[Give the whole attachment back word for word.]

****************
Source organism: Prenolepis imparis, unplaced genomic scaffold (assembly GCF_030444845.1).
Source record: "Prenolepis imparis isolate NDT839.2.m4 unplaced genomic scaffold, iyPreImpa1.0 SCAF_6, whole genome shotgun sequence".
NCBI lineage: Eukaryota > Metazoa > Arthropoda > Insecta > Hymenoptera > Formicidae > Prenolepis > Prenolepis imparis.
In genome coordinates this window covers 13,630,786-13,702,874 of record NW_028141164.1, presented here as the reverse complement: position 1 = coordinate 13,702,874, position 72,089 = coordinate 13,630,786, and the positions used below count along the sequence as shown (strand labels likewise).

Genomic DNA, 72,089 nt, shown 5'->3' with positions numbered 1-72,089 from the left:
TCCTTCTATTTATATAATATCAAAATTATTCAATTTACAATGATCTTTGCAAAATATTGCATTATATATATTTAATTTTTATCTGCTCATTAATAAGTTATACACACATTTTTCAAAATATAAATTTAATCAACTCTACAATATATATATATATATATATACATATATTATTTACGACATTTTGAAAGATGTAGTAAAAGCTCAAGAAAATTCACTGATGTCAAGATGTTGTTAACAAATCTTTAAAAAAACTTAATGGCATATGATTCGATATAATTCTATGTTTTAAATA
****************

Source organism: Prenolepis imparis, unplaced genomic scaffold (assembly GCF_030444845.1).
Source record: "Prenolepis imparis isolate NDT839.2.m4 unplaced genomic scaffold, iyPreImpa1.0 SCAF_6, whole genome shotgun sequence".
NCBI lineage: Eukaryota > Metazoa > Arthropoda > Insecta > Hymenoptera > Formicidae > Prenolepis > Prenolepis imparis.
In genome coordinates this window covers 13,630,786-13,702,874 of record NW_028141164.1, presented here as the reverse complement: position 1 = coordinate 13,702,874, position 72,089 = coordinate 13,630,786, and the positions used below count along the sequence as shown (strand labels likewise).

Genomic DNA, 72,089 nt, shown 5'->3' with positions numbered 1-72,089 from the left:
TCCTTCTATTTATATAATATCAAAATTATTCAATTTACAATGATCTTTGCAAAATATTGCATTATATATATTTAATTTTTATCTGCTCATTAATAAGTTATACACACATTTTTCAAAATATAAATTTAATCAACTCTACAATATATATATATATATATATACATATATTATTTACGACATTTTGAAAGATGTAGTAAAAGCTCAAGAAAATTCACTGATGTCAAGATGTTGTTAACAAATCTTTAAAAAAACTTAATGGCATATGATTCGATATAATTCTATGTTTTAAATA